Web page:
UK house prices fell in Q1, according to the Halifax Index, but the narrative that UK house prices will go up in the long run has not altered. But, take a look at a town in a picturesque spot near Genoa, and a different story emerges.

According to the latest Halifax housing index, house prices in the three months to April fell by 0.2 per cent. This is significant because the three-monthly rate is meant to give a feel for the underlying trend – which is negative, apparently.

This is no surprise, a recent survey from the Nationwide saw a month on month fall in house prices, and the Residential Market Survey from RICS has been hovering around a level that points to only very modest rises for some time.

But the general feeling seems to be that this is a hiccup – 2017 may not be a great year for house prices, but neither is it an awful year

Hansen Lu, Property Economist, at Capital Economics said: "The latest drop in prices doesn’t look like the start of a housing market correction," and "we expect to see annual house price growth cool a little further in 2017. But barring a major shock, sustained sizable falls in prices seem unlikely."

Looking for an explanation is not rocket science. There is a shortage of new homes – we keep being told.

Meanwhile, in Italy in the town of Bormida, situated in the mountains in the Liguria region, things look very different. Indeed, judging by the images of the place it looks rather pleasant.

But, Bormida has a population of 394. It is in danger of becoming a ghost town. Things have become so desperate that the mayor is offering 2,000 euros to anyone that wants to move there. And the rent is just £40 a month.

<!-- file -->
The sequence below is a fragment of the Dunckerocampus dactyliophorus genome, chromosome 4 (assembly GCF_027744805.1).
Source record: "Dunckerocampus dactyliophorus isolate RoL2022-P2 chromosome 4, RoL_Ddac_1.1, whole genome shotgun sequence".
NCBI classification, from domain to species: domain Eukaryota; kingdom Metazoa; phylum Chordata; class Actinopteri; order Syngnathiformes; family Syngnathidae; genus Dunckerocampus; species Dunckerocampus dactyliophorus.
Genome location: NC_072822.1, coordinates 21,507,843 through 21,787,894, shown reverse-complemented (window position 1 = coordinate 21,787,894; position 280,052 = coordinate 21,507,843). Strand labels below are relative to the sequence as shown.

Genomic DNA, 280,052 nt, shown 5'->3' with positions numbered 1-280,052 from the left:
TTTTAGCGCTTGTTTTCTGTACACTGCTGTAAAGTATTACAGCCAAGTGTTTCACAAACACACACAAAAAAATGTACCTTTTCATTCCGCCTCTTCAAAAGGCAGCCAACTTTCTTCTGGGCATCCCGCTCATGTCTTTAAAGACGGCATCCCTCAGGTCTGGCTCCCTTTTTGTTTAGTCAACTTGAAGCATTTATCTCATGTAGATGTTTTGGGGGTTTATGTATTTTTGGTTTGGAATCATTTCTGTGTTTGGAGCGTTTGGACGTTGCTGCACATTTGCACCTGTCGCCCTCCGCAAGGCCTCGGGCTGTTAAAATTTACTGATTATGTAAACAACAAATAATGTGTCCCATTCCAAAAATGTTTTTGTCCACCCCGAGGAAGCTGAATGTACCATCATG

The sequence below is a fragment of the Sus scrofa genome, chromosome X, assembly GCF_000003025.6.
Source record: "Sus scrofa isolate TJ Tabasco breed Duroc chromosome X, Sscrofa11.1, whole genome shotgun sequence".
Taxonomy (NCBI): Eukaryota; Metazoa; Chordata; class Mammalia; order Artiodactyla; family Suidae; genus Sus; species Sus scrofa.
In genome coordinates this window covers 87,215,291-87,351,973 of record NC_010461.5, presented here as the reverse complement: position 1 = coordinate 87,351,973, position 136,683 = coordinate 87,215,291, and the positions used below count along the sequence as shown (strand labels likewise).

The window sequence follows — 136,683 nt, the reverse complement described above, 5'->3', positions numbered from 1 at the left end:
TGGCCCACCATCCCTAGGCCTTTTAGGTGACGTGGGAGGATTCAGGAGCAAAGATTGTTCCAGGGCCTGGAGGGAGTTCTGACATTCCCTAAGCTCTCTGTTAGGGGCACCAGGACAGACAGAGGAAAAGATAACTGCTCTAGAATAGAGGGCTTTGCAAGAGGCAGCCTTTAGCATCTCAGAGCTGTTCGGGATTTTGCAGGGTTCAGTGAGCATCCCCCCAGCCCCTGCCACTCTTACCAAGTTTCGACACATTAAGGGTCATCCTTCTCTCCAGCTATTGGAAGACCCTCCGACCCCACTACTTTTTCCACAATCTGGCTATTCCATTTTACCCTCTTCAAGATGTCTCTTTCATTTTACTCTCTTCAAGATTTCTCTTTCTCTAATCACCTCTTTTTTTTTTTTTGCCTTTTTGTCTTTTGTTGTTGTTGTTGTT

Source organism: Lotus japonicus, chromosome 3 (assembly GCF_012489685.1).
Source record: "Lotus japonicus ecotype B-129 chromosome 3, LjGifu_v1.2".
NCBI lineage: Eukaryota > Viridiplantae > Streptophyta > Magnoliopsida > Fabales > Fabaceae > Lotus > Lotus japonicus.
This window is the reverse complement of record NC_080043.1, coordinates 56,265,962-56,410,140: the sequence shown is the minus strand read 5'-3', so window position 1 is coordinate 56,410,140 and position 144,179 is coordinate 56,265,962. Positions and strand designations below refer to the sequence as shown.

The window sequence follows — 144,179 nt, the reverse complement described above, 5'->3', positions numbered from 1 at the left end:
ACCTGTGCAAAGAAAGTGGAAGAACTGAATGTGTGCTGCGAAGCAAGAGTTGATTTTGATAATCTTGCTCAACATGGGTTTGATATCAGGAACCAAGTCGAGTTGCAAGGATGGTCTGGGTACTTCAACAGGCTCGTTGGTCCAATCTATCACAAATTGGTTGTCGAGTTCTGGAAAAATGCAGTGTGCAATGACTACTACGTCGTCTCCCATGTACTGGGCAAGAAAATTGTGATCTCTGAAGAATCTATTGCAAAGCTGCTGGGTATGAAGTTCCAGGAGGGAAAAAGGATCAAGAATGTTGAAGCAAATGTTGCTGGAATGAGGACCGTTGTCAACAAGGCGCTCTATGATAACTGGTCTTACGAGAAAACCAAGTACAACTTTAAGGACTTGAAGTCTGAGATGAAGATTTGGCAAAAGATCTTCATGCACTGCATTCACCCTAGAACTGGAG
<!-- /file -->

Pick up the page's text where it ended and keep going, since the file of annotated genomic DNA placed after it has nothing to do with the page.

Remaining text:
But drill down. There isn’t really a shortage of homes at all, not Europe wide, just in the UK.

In the era of augmented reality, supporting working remotely, that is approaching, and maybe hyperloop promoting long distance travel, living in Bormida, and working in the UK does not have to be a problem.

There is no shortage of homes.

But what there is, however, is a government that wants to cut immigration to the UK to the tens of thousands.

That may or may not be a good idea, but just recall, immigration is a two-way process

We are told that the UK has around 3 million EU immigrants, but the EU has just one million or So UK migrants and that is not symmetrical.

But the EU has a major demographic crisis in the making, creating an over-supply of property, that means that the migration flow between the UK and EU may be set to reverse, and Brit, may be able to take advantage of technology and work in the EU. Err, maybe not. Not if the UK chooses now to change the arrangement, just before the benefits of immigration may be about to swing the other way.